Breastfed babies are less likely to die from SIDS because they are more quickly woken from sleep than formula-fed babies are. A baby's exposure to smoking, both in the womb and through secondhand smoke, raises the risk for SIDS, according to Dr. Shapiro, and breastfeeding parents are also less likely to smoke.

However, all those late-night feedings could also be dangerous, so go out of your way to put your baby to bed in their crib. (And if you require assistance, don't be reluctant to ask your partner!)

"If you are feeding your baby and think that there's even the slightest possibility that you may fall asleep, feed your baby on your bed, rather than a sofa or cushioned chair," said Lori Feldman-Winter, M.D., FAAP, a member of the American Academy of Pediatrics (AAP) Task Force on SIDS. "If you do fall asleep, as soon as you wake up be sure to move the baby to their own bed," she said.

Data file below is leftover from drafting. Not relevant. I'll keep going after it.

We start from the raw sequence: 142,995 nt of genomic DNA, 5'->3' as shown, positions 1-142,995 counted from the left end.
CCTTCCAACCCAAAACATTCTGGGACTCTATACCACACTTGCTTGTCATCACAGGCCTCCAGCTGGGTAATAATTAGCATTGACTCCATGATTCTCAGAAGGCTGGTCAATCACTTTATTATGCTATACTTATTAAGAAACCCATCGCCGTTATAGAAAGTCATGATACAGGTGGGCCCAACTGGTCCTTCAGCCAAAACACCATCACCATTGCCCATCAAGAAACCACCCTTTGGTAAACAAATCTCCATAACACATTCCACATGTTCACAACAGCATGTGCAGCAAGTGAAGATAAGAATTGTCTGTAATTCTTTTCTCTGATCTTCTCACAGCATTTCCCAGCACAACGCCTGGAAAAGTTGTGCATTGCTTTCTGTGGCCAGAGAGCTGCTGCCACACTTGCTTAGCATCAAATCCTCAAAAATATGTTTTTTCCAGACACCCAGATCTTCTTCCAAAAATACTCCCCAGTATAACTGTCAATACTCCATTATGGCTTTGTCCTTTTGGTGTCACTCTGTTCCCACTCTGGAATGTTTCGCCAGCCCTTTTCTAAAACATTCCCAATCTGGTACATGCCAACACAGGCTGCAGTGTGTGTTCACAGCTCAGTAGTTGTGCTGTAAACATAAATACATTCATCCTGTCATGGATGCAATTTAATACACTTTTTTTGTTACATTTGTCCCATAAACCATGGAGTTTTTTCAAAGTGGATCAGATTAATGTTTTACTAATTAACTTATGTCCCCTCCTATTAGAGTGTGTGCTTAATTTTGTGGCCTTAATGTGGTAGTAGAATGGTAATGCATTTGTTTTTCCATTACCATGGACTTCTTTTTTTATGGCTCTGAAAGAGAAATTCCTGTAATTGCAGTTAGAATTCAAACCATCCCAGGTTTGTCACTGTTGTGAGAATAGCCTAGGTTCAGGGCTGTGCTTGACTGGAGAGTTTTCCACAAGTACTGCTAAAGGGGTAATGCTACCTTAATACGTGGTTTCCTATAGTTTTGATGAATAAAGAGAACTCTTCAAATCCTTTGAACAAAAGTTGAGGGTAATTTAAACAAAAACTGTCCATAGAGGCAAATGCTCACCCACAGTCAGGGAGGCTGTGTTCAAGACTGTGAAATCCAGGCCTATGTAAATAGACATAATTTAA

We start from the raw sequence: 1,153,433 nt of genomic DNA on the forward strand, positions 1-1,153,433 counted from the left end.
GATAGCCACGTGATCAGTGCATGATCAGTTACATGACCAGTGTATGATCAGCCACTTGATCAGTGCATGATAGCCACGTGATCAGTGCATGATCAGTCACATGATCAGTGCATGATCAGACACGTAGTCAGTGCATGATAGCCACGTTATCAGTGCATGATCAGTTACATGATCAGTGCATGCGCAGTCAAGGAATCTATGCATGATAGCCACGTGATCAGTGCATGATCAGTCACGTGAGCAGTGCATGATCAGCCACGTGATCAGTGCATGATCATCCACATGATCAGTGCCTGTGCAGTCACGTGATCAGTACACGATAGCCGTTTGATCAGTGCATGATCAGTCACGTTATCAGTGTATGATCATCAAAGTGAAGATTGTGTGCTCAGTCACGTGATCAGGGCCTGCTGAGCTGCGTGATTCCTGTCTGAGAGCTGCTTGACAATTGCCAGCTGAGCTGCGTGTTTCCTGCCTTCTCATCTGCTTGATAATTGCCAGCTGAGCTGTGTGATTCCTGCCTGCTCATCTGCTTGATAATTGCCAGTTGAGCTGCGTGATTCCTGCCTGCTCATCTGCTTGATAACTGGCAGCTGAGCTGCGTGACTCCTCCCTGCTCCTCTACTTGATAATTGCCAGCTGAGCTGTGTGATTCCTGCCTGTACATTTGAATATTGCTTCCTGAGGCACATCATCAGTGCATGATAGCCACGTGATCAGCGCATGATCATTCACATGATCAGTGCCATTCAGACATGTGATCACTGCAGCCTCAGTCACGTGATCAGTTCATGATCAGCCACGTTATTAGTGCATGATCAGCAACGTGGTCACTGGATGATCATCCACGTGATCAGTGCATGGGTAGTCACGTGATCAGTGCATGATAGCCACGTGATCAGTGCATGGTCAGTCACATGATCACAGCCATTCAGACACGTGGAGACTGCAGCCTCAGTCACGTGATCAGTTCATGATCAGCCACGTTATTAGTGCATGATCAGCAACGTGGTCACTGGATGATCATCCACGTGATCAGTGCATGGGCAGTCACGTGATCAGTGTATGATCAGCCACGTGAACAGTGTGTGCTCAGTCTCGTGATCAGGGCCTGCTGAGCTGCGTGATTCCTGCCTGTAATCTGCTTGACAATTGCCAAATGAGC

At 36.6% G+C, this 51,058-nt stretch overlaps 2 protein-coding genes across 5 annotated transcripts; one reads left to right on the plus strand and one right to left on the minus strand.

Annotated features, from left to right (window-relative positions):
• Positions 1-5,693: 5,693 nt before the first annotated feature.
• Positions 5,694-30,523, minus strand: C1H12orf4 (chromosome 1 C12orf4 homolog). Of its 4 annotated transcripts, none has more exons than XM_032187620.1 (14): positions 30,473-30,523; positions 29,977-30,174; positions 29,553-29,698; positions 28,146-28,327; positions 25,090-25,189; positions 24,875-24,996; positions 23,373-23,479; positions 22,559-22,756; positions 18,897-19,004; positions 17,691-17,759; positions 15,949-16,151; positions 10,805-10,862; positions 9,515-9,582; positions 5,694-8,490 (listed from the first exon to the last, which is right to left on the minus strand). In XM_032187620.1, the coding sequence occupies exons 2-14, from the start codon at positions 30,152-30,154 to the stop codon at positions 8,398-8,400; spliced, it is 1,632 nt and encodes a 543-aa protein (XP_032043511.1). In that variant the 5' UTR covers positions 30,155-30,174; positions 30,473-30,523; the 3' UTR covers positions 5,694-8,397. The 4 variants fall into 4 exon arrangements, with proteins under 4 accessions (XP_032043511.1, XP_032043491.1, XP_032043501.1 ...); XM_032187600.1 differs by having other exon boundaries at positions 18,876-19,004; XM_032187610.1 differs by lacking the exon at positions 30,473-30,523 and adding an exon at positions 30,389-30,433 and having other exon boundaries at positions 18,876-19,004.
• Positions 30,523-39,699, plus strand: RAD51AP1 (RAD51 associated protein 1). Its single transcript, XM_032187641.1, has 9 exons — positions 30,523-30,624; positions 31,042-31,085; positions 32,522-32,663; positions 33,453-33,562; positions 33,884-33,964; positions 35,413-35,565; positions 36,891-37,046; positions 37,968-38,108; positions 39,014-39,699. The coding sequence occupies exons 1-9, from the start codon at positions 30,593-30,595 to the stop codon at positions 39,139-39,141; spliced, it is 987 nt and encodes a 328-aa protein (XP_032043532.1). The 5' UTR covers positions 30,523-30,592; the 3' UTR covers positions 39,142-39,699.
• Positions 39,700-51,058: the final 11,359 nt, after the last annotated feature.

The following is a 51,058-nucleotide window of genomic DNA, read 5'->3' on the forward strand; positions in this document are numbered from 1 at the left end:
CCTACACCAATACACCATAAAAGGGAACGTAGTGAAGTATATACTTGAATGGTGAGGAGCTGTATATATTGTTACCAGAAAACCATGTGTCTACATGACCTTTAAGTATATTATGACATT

Skip Anti-SIDS Gadgets

According to the AAP, using an electronic breathing monitor doesn't help prevent SIDS unless your infant has a confirmed cardiac or respiratory ailment, and it may even give parents a false sense of security. Additionally, there is little evidence to support the effectiveness of products promoted to lessen carbon dioxide rebreathing, such as baby mattresses with built-in fans. Likewise, stay away from wedge-shaped sleepers that guarantee to keep your child on her back: It can cause a baby to slide off and suffocate against.

SIDS and Age: When Is My Baby No Longer at Risk?

SIDS can happen at any time throughout a baby's first year of life, but it becomes incredibly rare after that. Doctors are aware that the risk of SIDS appears to peak between 2 and 4 months of age and declines after 6 months, despite the fact that the reasons of SIDS are still largely unknown.